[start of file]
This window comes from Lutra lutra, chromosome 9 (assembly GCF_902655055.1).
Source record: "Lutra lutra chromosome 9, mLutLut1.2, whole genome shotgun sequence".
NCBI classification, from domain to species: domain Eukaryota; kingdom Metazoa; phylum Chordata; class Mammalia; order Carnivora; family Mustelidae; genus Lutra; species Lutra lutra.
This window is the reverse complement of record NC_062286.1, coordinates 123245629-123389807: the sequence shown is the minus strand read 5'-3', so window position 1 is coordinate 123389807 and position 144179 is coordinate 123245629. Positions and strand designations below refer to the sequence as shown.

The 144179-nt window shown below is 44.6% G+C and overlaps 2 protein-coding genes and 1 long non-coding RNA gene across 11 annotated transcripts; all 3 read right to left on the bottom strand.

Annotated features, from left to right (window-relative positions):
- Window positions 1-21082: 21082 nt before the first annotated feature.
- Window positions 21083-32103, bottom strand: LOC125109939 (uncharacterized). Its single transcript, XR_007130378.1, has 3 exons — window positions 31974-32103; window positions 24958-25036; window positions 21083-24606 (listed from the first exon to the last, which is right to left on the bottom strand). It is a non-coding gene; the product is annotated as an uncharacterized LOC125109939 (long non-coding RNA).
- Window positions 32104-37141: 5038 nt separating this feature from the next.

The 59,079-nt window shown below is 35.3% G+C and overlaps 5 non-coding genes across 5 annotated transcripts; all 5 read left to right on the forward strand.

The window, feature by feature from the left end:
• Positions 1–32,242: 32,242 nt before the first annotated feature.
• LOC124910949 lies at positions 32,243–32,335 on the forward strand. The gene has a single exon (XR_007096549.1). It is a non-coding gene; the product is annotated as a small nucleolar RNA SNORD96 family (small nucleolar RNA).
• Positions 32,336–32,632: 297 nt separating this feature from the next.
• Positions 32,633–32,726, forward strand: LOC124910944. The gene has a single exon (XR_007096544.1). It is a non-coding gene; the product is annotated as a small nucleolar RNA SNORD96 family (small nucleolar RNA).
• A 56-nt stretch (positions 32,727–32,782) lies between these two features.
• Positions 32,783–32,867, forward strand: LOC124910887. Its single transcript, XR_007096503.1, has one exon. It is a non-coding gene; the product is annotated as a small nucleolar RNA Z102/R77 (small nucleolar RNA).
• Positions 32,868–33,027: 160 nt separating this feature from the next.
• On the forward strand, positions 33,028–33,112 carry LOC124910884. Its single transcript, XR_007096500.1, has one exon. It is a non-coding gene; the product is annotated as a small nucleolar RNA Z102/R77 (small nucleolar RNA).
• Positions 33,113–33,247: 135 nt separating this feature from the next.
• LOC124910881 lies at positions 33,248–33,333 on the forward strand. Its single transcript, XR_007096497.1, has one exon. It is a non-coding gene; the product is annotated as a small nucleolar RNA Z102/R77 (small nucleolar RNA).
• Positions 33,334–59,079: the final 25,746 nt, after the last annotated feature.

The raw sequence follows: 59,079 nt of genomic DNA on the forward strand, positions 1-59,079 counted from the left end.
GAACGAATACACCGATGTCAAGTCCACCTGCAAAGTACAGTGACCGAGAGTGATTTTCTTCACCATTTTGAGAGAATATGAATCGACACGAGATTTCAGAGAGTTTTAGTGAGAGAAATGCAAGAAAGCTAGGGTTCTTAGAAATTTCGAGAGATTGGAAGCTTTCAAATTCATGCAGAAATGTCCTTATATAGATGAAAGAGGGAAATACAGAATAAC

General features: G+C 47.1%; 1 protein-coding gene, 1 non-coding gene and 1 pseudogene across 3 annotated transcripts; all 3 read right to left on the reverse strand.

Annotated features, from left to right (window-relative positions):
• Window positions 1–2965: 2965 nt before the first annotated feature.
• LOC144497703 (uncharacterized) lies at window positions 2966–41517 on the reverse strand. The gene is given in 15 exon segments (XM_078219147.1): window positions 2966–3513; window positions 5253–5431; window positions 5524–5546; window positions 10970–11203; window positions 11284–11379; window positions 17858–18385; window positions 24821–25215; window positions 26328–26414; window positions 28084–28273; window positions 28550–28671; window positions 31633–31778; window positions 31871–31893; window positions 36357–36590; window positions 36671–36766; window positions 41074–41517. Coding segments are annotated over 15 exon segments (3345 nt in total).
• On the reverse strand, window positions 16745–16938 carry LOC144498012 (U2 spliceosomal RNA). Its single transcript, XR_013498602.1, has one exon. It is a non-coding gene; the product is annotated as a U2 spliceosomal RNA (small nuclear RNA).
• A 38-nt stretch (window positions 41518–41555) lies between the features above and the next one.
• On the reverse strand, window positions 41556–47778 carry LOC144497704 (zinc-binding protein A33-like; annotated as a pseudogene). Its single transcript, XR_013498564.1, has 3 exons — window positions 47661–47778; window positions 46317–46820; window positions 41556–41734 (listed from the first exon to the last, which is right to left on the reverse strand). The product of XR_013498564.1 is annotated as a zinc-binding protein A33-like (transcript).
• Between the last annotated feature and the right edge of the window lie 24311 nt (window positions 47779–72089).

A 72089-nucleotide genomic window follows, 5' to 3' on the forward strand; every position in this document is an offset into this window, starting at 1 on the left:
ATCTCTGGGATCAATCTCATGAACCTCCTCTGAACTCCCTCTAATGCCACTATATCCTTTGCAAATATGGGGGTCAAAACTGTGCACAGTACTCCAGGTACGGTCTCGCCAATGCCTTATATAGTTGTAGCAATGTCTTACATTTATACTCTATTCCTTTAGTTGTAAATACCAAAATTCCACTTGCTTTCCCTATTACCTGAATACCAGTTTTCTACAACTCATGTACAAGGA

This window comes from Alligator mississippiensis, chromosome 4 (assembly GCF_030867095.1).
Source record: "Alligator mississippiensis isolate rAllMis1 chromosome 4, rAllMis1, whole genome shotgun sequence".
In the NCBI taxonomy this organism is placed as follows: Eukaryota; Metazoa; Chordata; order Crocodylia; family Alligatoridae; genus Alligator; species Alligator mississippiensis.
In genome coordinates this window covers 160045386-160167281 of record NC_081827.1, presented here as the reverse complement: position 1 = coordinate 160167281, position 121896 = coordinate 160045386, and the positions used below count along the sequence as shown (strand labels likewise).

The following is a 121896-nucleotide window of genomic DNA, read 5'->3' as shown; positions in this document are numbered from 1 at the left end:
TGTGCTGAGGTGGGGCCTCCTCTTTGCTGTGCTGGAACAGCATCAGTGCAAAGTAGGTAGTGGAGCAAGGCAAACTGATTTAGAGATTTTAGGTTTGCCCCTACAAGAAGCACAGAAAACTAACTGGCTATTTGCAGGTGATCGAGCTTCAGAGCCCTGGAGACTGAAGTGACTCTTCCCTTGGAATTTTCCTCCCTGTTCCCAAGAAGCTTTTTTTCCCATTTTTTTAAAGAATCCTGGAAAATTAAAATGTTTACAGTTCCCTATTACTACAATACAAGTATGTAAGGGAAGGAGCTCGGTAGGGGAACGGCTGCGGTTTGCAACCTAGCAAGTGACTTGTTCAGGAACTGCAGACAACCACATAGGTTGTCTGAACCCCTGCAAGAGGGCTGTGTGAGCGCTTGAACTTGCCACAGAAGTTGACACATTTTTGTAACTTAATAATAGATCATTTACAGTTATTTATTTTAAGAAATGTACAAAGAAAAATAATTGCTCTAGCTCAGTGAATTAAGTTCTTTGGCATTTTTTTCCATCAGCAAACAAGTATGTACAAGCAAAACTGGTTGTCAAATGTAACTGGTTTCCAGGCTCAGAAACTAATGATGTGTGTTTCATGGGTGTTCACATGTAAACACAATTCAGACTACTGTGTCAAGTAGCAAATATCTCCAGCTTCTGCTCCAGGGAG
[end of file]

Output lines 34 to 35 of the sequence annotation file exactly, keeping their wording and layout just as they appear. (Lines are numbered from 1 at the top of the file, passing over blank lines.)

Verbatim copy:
ATCTCTGGGATCAATCTCATGAACCTCCTCTGAACTCCCTCTAATGCCACTATATCCTTTGCAAATATGGGGGTCAAAACTGTGCACAGTACTCCAGGTACGGTCTCGCCAATGCCTTATATAGTTGTAGCAATGTCTTACATTTATACTCTATTCCTTTAGTTGTAAATACCAAAATTCCACTTGCTTTCCCTATTACCTGAATACCAGTTTTCTACAACTCATGTACAAGGA

This window comes from Alligator mississippiensis, chromosome 4 (assembly GCF_030867095.1).